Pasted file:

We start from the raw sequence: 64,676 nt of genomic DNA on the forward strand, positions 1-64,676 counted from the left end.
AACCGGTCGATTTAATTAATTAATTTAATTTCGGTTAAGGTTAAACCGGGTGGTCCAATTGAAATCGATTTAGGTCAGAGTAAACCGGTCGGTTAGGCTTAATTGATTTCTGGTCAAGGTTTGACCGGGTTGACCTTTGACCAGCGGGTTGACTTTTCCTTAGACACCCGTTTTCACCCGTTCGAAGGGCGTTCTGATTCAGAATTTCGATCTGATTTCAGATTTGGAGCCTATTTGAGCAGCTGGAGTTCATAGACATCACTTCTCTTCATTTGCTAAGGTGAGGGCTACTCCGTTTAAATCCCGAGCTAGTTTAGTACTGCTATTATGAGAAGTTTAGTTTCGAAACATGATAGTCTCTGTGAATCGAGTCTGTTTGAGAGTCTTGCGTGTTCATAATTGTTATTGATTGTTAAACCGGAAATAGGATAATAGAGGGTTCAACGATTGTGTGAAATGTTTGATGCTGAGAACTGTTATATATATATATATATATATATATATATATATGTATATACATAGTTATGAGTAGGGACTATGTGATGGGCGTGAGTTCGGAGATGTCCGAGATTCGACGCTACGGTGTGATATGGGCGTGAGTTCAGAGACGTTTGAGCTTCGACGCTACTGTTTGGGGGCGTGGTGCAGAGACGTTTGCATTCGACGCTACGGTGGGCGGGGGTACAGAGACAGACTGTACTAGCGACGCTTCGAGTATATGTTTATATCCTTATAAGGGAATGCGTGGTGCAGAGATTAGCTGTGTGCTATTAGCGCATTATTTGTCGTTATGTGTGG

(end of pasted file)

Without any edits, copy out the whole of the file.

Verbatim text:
We start from the raw sequence: 64,676 nt of genomic DNA on the forward strand, positions 1-64,676 counted from the left end.
AACCGGTCGATTTAATTAATTAATTTAATTTCGGTTAAGGTTAAACCGGGTGGTCCAATTGAAATCGATTTAGGTCAGAGTAAACCGGTCGGTTAGGCTTAATTGATTTCTGGTCAAGGTTTGACCGGGTTGACCTTTGACCAGCGGGTTGACTTTTCCTTAGACACCCGTTTTCACCCGTTCGAAGGGCGTTCTGATTCAGAATTTCGATCTGATTTCAGATTTGGAGCCTATTTGAGCAGCTGGAGTTCATAGACATCACTTCTCTTCATTTGCTAAGGTGAGGGCTACTCCGTTTAAATCCCGAGCTAGTTTAGTACTGCTATTATGAGAAGTTTAGTTTCGAAACATGATAGTCTCTGTGAATCGAGTCTGTTTGAGAGTCTTGCGTGTTCATAATTGTTATTGATTGTTAAACCGGAAATAGGATAATAGAGGGTTCAACGATTGTGTGAAATGTTTGATGCTGAGAACTGTTATATATATATATATATATATATATATATATATGTATATACATAGTTATGAGTAGGGACTATGTGATGGGCGTGAGTTCGGAGATGTCCGAGATTCGACGCTACGGTGTGATATGGGCGTGAGTTCAGAGACGTTTGAGCTTCGACGCTACTGTTTGGGGGCGTGGTGCAGAGACGTTTGCATTCGACGCTACGGTGGGCGGGGGTACAGAGACAGACTGTACTAGCGACGCTTCGAGTATATGTTTATATCCTTATAAGGGAATGCGTGGTGCAGAGATTAGCTGTGTGCTATTAGCGCATTATTTGTCGTTATGTGTGG